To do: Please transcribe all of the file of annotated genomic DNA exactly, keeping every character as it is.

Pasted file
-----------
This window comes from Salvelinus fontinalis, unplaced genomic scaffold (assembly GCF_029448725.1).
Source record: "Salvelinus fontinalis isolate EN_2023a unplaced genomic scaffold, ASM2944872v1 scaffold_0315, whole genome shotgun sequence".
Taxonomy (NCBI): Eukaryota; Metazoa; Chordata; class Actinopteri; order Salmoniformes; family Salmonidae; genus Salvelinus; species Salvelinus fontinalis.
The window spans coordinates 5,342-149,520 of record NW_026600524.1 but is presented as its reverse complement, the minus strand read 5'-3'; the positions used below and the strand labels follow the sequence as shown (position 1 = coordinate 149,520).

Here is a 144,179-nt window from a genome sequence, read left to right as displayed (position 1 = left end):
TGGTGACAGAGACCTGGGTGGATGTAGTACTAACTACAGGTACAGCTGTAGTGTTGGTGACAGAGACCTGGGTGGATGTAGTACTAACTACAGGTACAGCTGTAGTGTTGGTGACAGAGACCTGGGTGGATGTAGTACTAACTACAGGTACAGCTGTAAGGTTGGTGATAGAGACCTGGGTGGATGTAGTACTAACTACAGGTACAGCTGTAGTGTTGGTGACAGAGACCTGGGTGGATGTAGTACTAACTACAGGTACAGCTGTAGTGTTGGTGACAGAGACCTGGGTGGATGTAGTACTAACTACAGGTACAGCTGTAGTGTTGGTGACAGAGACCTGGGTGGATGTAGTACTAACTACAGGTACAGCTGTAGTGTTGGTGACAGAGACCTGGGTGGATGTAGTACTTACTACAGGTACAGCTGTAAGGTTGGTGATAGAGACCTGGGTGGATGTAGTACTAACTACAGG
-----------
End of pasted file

This window comes from Salvelinus fontinalis, unplaced genomic scaffold (assembly GCF_029448725.1).
Source record: "Salvelinus fontinalis isolate EN_2023a unplaced genomic scaffold, ASM2944872v1 scaffold_0315, whole genome shotgun sequence".
Taxonomy (NCBI): Eukaryota; Metazoa; Chordata; class Actinopteri; order Salmoniformes; family Salmonidae; genus Salvelinus; species Salvelinus fontinalis.
The window spans coordinates 5,342-149,520 of record NW_026600524.1 but is presented as its reverse complement, the minus strand read 5'-3'; the positions used below and the strand labels follow the sequence as shown (position 1 = coordinate 149,520).

Here is a 144,179-nt window from a genome sequence, read left to right as displayed (position 1 = left end):
TGGTGACAGAGACCTGGGTGGATGTAGTACTAACTACAGGTACAGCTGTAGTGTTGGTGACAGAGACCTGGGTGGATGTAGTACTAACTACAGGTACAGCTGTAGTGTTGGTGACAGAGACCTGGGTGGATGTAGTACTAACTACAGGTACAGCTGTAAGGTTGGTGATAGAGACCTGGGTGGATGTAGTACTAACTACAGGTACAGCTGTAGTGTTGGTGACAGAGACCTGGGTGGATGTAGTACTAACTACAGGTACAGCTGTAGTGTTGGTGACAGAGACCTGGGTGGATGTAGTACTAACTACAGGTACAGCTGTAGTGTTGGTGACAGAGACCTGGGTGGATGTAGTACTAACTACAGGTACAGCTGTAGTGTTGGTGACAGAGACCTGGGTGGATGTAGTACTTACTACAGGTACAGCTGTAAGGTTGGTGATAGAGACCTGGGTGGATGTAGTACTAACTACAGG